There are many people who have come into the program of recovery and they were not yet ready to make serious changes or to use a consistent approach. So they may take some action (such as attending rehab) but they are not consistent enough in their follow through to get good long term results. They take some positive action but then they give up before the miracle happens. So what happens is that they relapse because they get frustrated and are not feeling the enormous benefits that recovery has to offer them. They quit before the miracle happened. They gave up too soon instead of persisting.
Obviously if you are not consistent in your recovery effort then this does not qualify as “your best effort in recovery.” Relapse is almost certain if you are not pushing yourself to make the best effort that you possibly can in your recovery.
When I finally got clean and sober for good I had to take direction from others. I had to get out of my own way and allow other people to help me to find the right path. This was a blow to the ego and was something that I had never been willing to do in the past.
And I could see that on my previous two attempts at rehab, I was holding so much back. I was not willing to trust in the process, I was not willing to trust other people and their suggestions, and I was not willing to follow through when these people told me what to do.
You go to rehab, you ask for help, and then you take advice and follow through. This is the path to sobriety. If you don’t need detox then you might also just skip rehab and go straight to AA meetings each day and get the same results. But it is not any easier or much different really; You still have to get out of your own way and take advice and direction from others. You still have to crush your own ego and allow yourself to learn a new path in life. You have to ask for help and then do what people are telling you to do. It’s hard and it’s scary and it goes against our natural instincts (which are to watch out for ourselves, think for ourselves, and have a general distrust of others). It takes guts to put ourselves on the line and ask for help and take direction from others.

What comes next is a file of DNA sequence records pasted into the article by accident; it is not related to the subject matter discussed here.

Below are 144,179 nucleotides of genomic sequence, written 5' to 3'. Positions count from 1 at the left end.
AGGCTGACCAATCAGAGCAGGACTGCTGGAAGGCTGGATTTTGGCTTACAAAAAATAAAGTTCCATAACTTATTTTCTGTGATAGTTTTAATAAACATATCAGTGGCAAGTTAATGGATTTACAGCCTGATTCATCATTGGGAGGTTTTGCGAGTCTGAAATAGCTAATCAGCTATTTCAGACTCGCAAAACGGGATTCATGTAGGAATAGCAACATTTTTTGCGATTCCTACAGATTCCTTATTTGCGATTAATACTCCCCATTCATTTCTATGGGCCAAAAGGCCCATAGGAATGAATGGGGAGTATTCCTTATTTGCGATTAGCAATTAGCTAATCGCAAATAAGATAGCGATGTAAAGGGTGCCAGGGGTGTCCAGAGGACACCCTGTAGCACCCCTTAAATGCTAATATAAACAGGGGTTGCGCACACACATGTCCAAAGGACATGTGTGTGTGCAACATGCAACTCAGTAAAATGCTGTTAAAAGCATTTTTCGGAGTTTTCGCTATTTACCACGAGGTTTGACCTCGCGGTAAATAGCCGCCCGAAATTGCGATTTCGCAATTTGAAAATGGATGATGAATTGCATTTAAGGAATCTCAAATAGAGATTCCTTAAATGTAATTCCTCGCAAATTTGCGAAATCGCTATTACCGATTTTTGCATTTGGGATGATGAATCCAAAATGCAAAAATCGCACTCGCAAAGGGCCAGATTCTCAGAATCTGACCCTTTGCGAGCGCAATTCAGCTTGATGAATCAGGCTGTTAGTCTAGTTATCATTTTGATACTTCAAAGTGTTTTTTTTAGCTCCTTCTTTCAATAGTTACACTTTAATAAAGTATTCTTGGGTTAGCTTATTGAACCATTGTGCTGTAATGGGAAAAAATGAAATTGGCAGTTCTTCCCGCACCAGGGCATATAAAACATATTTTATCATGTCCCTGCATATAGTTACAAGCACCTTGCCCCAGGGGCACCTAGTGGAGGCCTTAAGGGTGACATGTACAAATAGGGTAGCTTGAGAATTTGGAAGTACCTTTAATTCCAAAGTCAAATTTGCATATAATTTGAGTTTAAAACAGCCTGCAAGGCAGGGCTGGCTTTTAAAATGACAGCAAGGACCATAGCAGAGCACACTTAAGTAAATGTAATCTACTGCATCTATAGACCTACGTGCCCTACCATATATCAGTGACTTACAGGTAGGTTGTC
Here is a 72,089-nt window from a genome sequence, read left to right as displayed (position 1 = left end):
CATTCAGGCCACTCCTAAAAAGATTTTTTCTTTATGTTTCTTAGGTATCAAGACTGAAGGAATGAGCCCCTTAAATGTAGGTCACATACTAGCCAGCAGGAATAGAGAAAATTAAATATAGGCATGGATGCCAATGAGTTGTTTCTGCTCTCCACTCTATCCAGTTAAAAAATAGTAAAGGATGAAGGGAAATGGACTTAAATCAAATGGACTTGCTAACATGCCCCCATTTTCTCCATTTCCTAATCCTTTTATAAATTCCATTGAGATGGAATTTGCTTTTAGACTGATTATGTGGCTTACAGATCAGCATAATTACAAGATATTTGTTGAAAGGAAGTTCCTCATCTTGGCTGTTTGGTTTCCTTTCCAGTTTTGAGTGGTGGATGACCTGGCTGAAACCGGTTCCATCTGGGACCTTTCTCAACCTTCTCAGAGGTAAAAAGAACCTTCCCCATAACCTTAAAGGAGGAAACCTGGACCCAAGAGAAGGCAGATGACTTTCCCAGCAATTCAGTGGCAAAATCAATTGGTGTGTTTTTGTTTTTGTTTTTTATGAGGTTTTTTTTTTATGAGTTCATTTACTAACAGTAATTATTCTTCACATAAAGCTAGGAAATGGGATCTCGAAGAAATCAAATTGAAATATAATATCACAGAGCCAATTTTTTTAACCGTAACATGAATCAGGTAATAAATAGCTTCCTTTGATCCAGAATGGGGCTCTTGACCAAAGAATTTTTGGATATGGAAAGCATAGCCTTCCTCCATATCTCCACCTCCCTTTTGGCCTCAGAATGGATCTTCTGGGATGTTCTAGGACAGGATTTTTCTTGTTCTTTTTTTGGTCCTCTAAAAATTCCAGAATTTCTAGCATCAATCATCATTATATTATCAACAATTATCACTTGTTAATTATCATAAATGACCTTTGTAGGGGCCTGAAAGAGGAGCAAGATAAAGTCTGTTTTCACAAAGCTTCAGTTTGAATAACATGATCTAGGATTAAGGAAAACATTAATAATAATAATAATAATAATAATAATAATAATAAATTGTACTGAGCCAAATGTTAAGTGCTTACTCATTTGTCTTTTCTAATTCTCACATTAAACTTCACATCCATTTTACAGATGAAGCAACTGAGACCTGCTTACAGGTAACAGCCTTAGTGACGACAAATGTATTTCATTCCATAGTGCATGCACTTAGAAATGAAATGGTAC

What are you willing to do in order to recover?
Ask yourself: “Have you really tried to quit drinking in the past?”
What were you willing to do? Were you willing to go to rehab, to ask for help from others, to find a sponsor and talk with them each day, to attend AA meetings and share your story, to work with other alcoholics and help them? Were you willing to change your whole life, to start over from scratch? Were you willing to do whatever the therapists and counselors suggested that you do? Were you willing to live in long term rehab for several months or even years?
Part of the problem is that we don’t know exactly how much help that we need in order to recover.
I never knew for sure how much help I needed. I suspected that I would have to live in long term rehab if I was going to have a shot at staying sober, because so many therapists and counselors had suggested it to me. But you don’t really know. The only way that you know how much treatment you need is to go get help and then measure your results. If you relapse then it means you did not have enough help. You needed more help in order to recover. So if you try again you may want to seek out more intense treatment next time.
I had to do this myself. Counseling sessions were clearly not helping at all. Two trips to short term rehab were not showing promising results. At some point I had to take the suggestion seriously that I might need to live in long term rehab in order to have a fair shot at sobriety. For a long time I rejected this idea as being far too extreme. Live in long term rehab? It sounded like a prison sentence. But eventually I got to a point in my addiction where I no longer cared. I was so sick and tired that I no longer cared about treatment, about the fear of the unknown, and I did not even care that long term rehab might turn out to be like prison (it’s not!).